MiiLITARY SCIENCE AND IMPLEMENTS OF WArt. 159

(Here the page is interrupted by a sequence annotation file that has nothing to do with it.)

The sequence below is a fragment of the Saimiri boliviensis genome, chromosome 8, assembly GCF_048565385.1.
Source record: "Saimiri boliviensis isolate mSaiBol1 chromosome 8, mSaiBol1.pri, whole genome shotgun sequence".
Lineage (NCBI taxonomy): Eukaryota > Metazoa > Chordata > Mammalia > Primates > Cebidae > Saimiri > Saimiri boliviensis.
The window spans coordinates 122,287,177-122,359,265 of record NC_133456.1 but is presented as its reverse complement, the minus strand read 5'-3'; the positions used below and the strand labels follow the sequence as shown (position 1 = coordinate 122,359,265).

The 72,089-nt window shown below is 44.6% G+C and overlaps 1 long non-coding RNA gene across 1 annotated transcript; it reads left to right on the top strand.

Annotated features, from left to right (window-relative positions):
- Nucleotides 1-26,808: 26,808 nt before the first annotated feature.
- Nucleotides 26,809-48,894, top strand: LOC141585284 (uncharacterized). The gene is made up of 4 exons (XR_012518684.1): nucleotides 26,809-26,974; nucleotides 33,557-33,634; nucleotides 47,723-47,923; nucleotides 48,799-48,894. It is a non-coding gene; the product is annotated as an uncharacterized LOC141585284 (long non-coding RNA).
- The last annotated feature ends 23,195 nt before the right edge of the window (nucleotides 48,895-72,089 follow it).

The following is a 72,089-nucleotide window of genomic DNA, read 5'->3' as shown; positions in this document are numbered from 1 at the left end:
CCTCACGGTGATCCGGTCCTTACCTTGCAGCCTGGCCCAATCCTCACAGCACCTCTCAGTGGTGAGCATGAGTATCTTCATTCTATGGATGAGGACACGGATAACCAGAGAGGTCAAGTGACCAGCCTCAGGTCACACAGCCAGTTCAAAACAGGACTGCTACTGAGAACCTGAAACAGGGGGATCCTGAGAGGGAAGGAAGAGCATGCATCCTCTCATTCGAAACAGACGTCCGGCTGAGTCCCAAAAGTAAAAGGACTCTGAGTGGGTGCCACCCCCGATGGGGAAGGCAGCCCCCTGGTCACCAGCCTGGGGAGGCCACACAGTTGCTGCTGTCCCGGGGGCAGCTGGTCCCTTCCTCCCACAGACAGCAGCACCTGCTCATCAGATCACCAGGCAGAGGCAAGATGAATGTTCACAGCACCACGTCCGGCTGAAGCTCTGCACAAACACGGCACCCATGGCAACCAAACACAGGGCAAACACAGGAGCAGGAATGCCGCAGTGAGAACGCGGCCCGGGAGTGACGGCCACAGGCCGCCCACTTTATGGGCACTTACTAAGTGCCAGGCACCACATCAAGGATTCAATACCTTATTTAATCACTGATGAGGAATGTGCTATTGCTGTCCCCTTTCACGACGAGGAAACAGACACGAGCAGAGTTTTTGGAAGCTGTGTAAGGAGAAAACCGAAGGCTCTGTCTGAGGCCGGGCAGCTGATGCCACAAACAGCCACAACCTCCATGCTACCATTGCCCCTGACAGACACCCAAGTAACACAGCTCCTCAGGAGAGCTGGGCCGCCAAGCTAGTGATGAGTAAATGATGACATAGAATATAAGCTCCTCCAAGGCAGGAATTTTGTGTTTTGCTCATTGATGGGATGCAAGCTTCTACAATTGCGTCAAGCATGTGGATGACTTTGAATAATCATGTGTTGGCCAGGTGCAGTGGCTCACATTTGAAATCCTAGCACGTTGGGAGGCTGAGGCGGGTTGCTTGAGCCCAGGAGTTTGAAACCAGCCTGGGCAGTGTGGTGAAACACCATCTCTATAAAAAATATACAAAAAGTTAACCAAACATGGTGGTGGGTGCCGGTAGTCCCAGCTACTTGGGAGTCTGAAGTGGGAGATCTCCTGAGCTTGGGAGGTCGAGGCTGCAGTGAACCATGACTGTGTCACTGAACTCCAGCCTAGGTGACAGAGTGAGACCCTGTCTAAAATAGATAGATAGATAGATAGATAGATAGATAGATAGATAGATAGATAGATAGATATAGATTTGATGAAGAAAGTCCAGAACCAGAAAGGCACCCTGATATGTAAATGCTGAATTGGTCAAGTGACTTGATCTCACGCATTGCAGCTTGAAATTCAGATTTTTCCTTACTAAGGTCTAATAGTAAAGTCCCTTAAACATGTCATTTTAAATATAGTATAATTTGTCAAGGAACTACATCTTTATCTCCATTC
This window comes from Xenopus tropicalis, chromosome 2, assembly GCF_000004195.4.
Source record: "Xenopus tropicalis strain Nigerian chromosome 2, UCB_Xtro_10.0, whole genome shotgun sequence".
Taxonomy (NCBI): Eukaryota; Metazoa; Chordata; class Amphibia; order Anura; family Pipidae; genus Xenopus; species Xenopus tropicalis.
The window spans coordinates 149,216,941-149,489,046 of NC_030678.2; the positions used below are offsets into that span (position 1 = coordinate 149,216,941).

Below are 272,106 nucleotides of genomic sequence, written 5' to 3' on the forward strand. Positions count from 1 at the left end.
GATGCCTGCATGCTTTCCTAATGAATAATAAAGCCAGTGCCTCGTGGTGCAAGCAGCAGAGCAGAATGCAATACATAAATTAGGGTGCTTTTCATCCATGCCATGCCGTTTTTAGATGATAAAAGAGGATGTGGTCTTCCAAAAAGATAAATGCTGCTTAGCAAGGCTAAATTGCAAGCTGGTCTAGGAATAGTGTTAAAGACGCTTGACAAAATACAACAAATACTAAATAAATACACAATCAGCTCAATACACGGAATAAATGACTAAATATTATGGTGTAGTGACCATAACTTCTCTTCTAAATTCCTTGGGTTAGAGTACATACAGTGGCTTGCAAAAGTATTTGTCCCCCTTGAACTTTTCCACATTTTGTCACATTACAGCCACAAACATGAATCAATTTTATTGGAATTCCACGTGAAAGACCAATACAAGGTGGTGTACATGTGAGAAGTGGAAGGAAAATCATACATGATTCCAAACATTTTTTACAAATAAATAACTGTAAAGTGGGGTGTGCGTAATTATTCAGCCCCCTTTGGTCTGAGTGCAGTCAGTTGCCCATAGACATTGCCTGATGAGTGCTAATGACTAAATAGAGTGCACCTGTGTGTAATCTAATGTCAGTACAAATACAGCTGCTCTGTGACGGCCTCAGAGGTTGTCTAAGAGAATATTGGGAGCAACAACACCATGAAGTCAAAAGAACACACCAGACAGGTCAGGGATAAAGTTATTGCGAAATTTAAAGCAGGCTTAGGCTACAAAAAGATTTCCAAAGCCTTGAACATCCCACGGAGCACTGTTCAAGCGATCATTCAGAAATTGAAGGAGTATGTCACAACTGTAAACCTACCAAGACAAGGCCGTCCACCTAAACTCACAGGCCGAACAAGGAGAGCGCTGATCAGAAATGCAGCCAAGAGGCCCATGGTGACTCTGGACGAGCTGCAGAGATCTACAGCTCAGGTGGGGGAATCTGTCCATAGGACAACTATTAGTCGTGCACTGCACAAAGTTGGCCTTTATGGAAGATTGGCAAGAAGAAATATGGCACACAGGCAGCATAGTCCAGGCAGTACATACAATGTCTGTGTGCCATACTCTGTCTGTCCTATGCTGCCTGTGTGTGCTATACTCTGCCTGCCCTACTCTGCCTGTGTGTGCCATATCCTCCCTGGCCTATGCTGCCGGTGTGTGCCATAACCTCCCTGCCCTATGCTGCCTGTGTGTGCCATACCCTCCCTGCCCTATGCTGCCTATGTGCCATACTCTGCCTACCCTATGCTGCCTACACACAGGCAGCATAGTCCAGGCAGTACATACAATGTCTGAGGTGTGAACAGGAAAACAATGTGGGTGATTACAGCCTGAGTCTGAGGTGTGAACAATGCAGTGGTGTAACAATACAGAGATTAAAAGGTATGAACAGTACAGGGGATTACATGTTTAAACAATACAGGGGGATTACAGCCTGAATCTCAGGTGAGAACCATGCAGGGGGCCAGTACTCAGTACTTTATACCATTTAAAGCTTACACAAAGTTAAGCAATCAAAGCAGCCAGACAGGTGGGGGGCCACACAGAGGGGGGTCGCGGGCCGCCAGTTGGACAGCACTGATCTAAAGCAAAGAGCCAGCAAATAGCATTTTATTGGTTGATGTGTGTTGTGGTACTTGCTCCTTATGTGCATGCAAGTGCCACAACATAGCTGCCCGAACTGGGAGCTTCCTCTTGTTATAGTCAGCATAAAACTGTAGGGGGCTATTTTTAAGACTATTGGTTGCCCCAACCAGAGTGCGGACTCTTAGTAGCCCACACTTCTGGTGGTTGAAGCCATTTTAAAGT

given in books with regard to the drilling of troops, which are seldom reduced to practice, either in the garrison or the camp. The puerile nature of the examinations which candidates for promotion in the army pass through, proves the remains of the ancient hand to hand encounter, and evinces the low standard still entertained of what an officer should be. Personal courage is highly esteemed, and the prowess of ancient heroes in the battle field is lauded in songs, and embellished in novels. The total force of the Chinese army can hardly be ascertained, and the various estimates given by authors indicate that it is not the same at different periods. It may perhaps amount to a million of men; but probably not half that number could be mustered. De Guignes concludes that there are not more than a hundred thousand Manchu troops, and about half a million Chinese, of whom only fifteen thousand are on the northern frontier; in his estimate of the expenditure of government, quoted in Chap. V., he places the infantry at 600,000 men, and the cavalry at 262,000. There is no body of engineers, artillerymen are taken from the garrisons, mariners are drawn from the line, and admirals and captains from the infantry, sappers and miners are unknown, and the most efficient branch of the cavalry is probably the couriers and postmen. The pay of a foot-soldier is about $4 per month, and a horseman about $5.25, but even this is not regularly given them. When called away from their farms and shops into service, the soldiers soon become troublesome for their pay, and clamor to be allowed to return to their homesteads. No daily drill or duties, no guards patrolling the limits, or inspection and exercise of arms, are seen in Chinese encampments; but after the tents are pitched or the huts built, the men drone away the time in idleness, gambling, smoking, and sleeping, or harass the villagers with their lawless demands and insults. Once a month there is a sort of drill on the parade-grounds near cities, consisting of a sham review, which imparts no efficiency to the force. The arms of the Chinese principally consist of bows and arrows, spears, matchlocks, swords, and cannon of various sizes and lengths. The bow is still a favorite weapon, used more for show in the military examinations, than for real service in battle, at which time the matchlock and ginjal are the main dependence. Rattan shields, painted with tigers' heads, are used on board the revenue cutters to turn the thrust of spears, and on ceremonial occasions, many of the companies are paraded in their uniforms with swords and shields. The uniform of the different regiments consists of a jacket of brown, yellow, or blue, bordered with a wide edging of another color; the trowsers are usually blue. The cuirass is made of quilted and doubled cotton cloth, and covered with iron plates or brass knobs connected by copper bands; the helmet is iron or polished steel, sometimes inlaid, weighing 24 lbs., and has neck and ear lappets to protect those parts. The back of the jacket sometimes bears the word yung, “courage,” and on the breast is painted the service the corps is attached to, whether to the governor, commandant, or emperor's. The exhibition of courage among Chinese troops is not, however, always deferred to the time when they run away, though it is doubtless much easier to wear their bravery on their backs, as some in other countries do the cross about the neck as a symbol of their religion, than in either case to infuse it into the heart. *The matchlock is of wrought iron worked like a fowling-piece; it has a longer barrel than a musket, so long that a rest is sometimes attached for greater ease in firing ; the match is a cord of hemp or coir, and the pan must be uncovered with the hand before it can be fired, which necessarily interferes with, and almost prevents its use in wet or windy weather. The cannon are cast, and although not of very uniform calibre from the mode of manufacture, are still sufficiently serviceable for salutes, at which time only three guns are required. The invention of gunpowder is probably due the Chinese, but fire-arms of effective make were not known until the time of the Mongols or shortly before; and notwithstanding the efforts made to improve their manufacture by officers instructed by the Jesuits, at the command of Kanghi, their quality is still poor, and the gunpowder coarse and badly triturated, though the ingredients are mixed in the same proportion as our own. The ginjal is a kind of swivel from six to fourteen feet long, resting on a tripod, less liable to burst than their cannon, and the most effective gun the Chinese possess; brass cannon have been recently cast in imitation of English. Few of the large pieces rest on carriages, or have any contrivance for changing their direction, so that even if the enemy is so accommodating as to remain in range, the artillerymen are, in forts, greatly exposed when reloading.